Federal authorities join probe of cop’s death in US Capitol riot
Washington, Jan 8 (efe-epa).- The US Department of Justice plans to open a murder investigation into the death of a police officer during this week’s invasion of the Capitol by supporters of outgoing President Donald Trump, media outlets said Friday.
Officer Brian Sicknick, 42, died at a Washington hospital of injuries received “while physically engaging with protesters,” the US Capitol Police (USCP) said.
Authorities did not provide details of the encounter, but The New York Times reported that Sicknick was struck with a fire extinguisher.
USCP Chief Steven Sund said that law enforcement officers were “actively attacked” with metal pipes and other weapons.
“Our thoughts and prayers are with the family and fellow officers of US Capitol Police Officer Brian D. Sicknick, who succumbed last night to the injuries he suffered defending the US Capitol, against the violent mob who stormed it on January 6th,” the acting attorney general, Jeffrey Rosen, said Friday in a statement.
“The FBI and Metropolitan Police Department will jointly investigate the case and the Department of Justice will spare no resources in investigating and holding accountable those responsible,” he said.
More than a dozen people are already facing federal charges for their part in Wednesday’s assault on the Capitol as lawmakers were meeting to certify the victory of Democrat Joe Biden in the Nov. 3 presidential election.
Derek Evans, a Republican state legislator from West Virginia who posted since-removed videos of himself walking into the Capitol with the mob, has been charged with unlawfully entering a restricted area, federal prosecutor Ken Kohl said.
The rioter who posted images of himself with his feet on the desk of House Speaker Nancy Pelosi, Richard “Bigo” Barnett of Arkansas, was taken into custody Friday in Little Rock and is accused of stealing public property and disorderly conduct, among other offenses, Kohl said.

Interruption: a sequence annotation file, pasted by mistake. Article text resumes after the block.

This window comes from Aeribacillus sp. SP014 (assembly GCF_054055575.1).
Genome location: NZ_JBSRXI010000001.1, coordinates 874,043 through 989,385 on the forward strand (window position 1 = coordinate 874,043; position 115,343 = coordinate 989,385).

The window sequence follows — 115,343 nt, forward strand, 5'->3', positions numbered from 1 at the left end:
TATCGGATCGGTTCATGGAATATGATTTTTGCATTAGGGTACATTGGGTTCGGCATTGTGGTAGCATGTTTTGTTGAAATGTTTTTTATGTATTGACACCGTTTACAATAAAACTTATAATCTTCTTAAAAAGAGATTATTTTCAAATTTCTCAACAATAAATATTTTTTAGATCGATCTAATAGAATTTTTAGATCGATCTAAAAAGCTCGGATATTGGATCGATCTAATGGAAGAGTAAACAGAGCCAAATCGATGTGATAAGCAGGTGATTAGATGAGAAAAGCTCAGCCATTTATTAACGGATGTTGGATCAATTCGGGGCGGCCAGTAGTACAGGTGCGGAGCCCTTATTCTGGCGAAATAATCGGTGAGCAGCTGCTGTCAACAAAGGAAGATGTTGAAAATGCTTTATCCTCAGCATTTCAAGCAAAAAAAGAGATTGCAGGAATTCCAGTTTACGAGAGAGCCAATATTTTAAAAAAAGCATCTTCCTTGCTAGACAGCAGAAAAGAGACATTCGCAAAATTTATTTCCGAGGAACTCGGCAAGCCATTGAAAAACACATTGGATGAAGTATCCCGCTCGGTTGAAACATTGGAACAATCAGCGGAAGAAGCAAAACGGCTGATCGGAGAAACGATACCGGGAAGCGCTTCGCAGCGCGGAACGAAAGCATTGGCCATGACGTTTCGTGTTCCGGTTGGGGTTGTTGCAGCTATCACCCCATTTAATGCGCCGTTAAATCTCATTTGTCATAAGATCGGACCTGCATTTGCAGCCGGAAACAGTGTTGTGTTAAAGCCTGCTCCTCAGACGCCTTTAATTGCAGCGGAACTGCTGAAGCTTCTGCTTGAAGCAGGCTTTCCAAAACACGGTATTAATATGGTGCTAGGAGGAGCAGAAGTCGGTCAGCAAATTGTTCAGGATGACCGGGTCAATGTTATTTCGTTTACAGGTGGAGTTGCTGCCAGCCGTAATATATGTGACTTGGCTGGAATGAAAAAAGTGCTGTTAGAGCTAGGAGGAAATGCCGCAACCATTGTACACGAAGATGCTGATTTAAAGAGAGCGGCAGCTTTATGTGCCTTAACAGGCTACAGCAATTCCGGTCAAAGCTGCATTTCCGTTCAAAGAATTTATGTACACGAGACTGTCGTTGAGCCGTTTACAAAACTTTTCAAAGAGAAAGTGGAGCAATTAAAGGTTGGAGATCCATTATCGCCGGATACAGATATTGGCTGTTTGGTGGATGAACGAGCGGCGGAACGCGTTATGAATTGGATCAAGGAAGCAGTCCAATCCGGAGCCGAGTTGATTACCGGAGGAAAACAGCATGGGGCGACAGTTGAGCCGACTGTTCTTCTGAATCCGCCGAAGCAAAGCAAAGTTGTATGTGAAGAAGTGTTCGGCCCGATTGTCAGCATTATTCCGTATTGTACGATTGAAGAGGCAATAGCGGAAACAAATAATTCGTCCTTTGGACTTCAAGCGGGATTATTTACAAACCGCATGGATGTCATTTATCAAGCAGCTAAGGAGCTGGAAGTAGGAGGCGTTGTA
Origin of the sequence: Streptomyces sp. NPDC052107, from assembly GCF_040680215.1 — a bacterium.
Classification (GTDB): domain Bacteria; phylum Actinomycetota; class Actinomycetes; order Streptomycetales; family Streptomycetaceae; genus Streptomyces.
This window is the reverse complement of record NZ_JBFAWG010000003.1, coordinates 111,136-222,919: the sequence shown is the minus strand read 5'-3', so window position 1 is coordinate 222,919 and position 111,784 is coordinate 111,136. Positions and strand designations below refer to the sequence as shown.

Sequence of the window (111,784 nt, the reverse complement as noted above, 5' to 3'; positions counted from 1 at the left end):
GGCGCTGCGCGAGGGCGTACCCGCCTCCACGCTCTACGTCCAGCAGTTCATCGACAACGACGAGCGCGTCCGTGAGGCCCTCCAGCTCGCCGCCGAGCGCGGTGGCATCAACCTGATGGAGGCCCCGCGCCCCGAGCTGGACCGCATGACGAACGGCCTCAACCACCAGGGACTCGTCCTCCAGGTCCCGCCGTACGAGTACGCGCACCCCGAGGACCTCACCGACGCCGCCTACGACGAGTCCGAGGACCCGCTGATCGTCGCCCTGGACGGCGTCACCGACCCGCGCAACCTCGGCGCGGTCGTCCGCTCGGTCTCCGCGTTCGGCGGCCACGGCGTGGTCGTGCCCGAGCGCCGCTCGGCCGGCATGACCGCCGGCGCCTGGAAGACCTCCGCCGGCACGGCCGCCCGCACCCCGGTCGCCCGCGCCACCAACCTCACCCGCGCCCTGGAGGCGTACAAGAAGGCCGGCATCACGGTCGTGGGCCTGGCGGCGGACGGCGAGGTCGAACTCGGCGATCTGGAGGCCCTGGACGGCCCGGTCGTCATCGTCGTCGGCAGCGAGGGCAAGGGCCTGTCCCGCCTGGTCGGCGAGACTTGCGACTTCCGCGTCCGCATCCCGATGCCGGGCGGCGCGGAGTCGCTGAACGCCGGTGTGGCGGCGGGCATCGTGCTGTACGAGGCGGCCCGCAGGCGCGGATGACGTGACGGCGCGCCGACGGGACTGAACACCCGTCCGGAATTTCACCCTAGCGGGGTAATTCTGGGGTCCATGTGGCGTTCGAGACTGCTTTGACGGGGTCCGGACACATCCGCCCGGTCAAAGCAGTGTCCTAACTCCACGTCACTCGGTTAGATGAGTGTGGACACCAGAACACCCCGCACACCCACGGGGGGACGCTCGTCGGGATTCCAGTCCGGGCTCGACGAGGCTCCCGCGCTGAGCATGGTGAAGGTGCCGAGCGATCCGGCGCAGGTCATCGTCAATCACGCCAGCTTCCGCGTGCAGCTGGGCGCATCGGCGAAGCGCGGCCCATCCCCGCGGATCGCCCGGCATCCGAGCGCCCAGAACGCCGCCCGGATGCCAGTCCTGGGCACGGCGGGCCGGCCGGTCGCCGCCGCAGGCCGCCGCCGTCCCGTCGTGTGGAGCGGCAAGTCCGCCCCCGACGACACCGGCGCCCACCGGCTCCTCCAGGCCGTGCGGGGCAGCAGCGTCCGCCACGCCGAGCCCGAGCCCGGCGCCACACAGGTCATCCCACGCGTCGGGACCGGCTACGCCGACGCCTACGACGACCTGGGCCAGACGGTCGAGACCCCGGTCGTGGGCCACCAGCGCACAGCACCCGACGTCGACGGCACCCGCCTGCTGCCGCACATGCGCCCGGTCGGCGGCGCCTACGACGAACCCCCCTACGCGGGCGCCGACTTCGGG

Authorities found a handgun, an assault rifle and 11 Molotov cocktails in a truck owned by protest participant Lonnie Coffman of Alabama, according to Kohl, the assistant US attorney for the District of Columbia.
Another rioter, Maryland resident Christopher Alberts, entered the Capitol with a handgun and a knife.
The charges announced Friday “are just the beginning” of efforts to bring the people who took part in the mayhem at the Capitol to justice, FBI Director Christopher Wray said.
“We will continue to aggressively investigate each and every individual who chose to ignore the law and instead incite violence, destroy property, and injure others,” he said in a statement.
The passing of Sicknick brought to five the death toll from Wednesday’s incident at the Capitol.
While three of the four deaths that occurred Wednesday were due to what authorities described as “separate medical emergencies” on the Capitol grounds, the fourth fatality was the result of action by an officer of the USCP.
“As protesters were forcing their way toward the House Chamber where Members of Congress were sheltering in place, a sworn USCP employee discharged their service weapon, striking an adult female,” the USCP said. “Medical assistance was rendered immediately, and the female was transported to the hospital where she later succumbed to her injuries.”
The woman was identified as Ashli Babbitt, a 35-year-old US Air Force veteran from California.
Besides expressing anger at Trump for instigating his supporters to march on the Capitol, lawmakers from both parties have been critical of the USCP for a lack of preparedness and Chief Sund is stepping down.
Researchers with the First Branch Forecast, a weekly newsletter from the Demand Progress Education Fund, wrote that the USCP’s annual budget, $515 million, is on a par with that of the police department of San Antonio, Texas, a city of 1.5 million people,
And the USCP, whose jurisdiction is limited to the Capitol and environs, has more officers than the police departments in major cities such as New Orleans and Atlanta. EFE hma/dr